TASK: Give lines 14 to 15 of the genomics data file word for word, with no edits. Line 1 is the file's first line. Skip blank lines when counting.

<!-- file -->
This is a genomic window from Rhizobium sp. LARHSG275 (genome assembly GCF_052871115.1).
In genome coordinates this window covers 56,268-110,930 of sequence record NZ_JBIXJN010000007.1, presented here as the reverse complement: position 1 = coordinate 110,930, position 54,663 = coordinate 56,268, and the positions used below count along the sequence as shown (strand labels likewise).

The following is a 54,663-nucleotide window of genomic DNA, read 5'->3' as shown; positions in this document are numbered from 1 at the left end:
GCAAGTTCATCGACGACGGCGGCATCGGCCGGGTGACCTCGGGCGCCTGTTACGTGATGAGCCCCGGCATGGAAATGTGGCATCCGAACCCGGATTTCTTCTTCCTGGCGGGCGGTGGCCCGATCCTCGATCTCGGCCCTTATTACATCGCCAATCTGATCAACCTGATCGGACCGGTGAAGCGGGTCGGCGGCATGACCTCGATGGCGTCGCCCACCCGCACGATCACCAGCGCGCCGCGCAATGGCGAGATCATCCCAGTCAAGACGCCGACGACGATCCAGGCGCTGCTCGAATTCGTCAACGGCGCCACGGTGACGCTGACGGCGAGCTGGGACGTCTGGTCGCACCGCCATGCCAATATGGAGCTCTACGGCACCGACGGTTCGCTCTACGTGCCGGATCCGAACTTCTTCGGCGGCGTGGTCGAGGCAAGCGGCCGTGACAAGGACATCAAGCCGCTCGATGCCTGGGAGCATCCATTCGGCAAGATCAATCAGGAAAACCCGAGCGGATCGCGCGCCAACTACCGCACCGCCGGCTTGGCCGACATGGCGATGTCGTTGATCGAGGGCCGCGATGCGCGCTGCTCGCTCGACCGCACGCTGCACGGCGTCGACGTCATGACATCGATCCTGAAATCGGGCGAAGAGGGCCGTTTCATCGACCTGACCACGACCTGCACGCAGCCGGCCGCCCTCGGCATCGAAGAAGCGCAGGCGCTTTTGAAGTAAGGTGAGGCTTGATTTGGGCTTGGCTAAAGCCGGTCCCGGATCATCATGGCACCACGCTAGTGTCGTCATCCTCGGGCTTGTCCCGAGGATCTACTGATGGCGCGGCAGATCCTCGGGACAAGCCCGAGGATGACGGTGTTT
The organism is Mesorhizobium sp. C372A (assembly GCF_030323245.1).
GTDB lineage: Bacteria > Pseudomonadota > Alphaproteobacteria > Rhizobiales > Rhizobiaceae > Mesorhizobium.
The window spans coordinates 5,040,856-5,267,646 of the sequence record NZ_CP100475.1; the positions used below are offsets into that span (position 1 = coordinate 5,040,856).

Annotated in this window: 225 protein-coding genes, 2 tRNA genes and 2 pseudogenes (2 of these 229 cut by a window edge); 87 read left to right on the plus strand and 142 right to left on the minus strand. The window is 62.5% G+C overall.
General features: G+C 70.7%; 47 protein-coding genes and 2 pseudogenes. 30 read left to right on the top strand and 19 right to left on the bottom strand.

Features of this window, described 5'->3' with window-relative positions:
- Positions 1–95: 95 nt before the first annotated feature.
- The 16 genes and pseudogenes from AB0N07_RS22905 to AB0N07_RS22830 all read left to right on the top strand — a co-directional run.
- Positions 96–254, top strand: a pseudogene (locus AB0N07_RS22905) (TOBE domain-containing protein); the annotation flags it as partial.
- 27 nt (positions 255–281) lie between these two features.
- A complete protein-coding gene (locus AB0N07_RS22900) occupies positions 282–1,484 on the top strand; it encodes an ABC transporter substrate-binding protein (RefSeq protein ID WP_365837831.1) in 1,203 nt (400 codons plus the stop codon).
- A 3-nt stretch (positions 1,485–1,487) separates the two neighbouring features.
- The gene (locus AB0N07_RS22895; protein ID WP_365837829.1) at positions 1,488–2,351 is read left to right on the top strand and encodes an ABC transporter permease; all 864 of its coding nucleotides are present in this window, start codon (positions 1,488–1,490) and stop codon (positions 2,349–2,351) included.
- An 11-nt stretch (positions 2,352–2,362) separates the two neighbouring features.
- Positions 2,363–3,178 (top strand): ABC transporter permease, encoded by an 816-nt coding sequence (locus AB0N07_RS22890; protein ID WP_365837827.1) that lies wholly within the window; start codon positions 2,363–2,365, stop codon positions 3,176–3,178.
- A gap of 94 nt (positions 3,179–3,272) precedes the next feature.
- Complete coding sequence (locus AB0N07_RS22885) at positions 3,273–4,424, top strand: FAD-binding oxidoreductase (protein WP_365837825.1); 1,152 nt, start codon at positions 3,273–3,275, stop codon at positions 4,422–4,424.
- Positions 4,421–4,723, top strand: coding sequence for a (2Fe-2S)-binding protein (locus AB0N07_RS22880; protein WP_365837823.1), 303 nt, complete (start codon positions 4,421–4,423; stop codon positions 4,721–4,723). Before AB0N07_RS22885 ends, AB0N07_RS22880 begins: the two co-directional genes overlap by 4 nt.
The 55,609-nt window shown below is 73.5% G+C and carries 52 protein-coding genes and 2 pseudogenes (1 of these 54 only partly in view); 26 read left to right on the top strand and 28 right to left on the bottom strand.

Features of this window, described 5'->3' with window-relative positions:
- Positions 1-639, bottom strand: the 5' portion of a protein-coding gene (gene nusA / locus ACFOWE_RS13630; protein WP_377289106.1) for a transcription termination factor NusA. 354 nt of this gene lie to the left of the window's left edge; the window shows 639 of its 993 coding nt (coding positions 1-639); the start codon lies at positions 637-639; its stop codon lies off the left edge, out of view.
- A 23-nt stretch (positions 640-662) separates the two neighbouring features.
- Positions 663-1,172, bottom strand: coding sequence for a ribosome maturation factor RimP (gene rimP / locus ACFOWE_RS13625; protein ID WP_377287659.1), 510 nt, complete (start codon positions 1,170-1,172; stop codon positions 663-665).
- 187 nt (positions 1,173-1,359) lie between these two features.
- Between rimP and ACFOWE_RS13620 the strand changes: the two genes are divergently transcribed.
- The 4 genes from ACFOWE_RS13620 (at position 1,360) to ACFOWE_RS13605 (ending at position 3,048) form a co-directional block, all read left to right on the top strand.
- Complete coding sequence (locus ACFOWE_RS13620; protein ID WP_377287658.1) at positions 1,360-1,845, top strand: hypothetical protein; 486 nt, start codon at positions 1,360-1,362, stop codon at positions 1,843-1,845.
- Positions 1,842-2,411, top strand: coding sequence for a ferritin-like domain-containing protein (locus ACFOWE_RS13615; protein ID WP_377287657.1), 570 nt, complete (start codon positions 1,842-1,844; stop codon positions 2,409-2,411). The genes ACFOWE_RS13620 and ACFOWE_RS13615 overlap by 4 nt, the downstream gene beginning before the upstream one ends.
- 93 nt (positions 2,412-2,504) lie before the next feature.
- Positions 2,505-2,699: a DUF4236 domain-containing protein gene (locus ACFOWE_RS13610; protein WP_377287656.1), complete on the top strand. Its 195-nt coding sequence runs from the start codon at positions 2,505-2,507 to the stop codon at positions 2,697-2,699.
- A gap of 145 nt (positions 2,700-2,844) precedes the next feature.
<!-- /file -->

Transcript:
- 27 nt (positions 255–281) lie between these two features.
- A complete protein-coding gene (locus AB0N07_RS22900) occupies positions 282–1,484 on the top strand; it encodes an ABC transporter substrate-binding protein (RefSeq protein ID WP_365837831.1) in 1,203 nt (400 codons plus the stop codon).